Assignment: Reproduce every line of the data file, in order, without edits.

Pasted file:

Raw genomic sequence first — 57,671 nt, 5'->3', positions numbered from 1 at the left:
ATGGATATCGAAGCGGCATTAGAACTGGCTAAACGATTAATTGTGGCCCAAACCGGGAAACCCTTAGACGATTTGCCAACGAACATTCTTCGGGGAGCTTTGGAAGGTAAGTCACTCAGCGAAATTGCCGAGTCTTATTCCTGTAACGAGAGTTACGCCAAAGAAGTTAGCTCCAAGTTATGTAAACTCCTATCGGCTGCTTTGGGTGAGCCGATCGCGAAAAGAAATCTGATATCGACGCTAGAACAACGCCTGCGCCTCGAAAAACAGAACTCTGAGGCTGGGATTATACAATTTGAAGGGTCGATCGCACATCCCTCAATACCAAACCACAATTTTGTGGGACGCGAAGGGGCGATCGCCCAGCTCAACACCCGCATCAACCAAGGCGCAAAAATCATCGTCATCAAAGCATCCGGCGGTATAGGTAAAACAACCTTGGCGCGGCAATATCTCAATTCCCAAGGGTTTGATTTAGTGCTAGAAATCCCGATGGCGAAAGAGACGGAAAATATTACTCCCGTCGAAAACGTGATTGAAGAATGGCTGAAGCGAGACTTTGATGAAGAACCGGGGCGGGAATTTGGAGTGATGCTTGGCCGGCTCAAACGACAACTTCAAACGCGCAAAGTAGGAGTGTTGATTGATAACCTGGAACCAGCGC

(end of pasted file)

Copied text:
Raw genomic sequence first — 57,671 nt, 5'->3', positions numbered from 1 at the left:
ATGGATATCGAAGCGGCATTAGAACTGGCTAAACGATTAATTGTGGCCCAAACCGGGAAACCCTTAGACGATTTGCCAACGAACATTCTTCGGGGAGCTTTGGAAGGTAAGTCACTCAGCGAAATTGCCGAGTCTTATTCCTGTAACGAGAGTTACGCCAAAGAAGTTAGCTCCAAGTTATGTAAACTCCTATCGGCTGCTTTGGGTGAGCCGATCGCGAAAAGAAATCTGATATCGACGCTAGAACAACGCCTGCGCCTCGAAAAACAGAACTCTGAGGCTGGGATTATACAATTTGAAGGGTCGATCGCACATCCCTCAATACCAAACCACAATTTTGTGGGACGCGAAGGGGCGATCGCCCAGCTCAACACCCGCATCAACCAAGGCGCAAAAATCATCGTCATCAAAGCATCCGGCGGTATAGGTAAAACAACCTTGGCGCGGCAATATCTCAATTCCCAAGGGTTTGATTTAGTGCTAGAAATCCCGATGGCGAAAGAGACGGAAAATATTACTCCCGTCGAAAACGTGATTGAAGAATGGCTGAAGCGAGACTTTGATGAAGAACCGGGGCGGGAATTTGGAGTGATGCTTGGCCGGCTCAAACGACAACTTCAAACGCGCAAAGTAGGAGTGTTGATTGATAACCTGGAACCAGCGC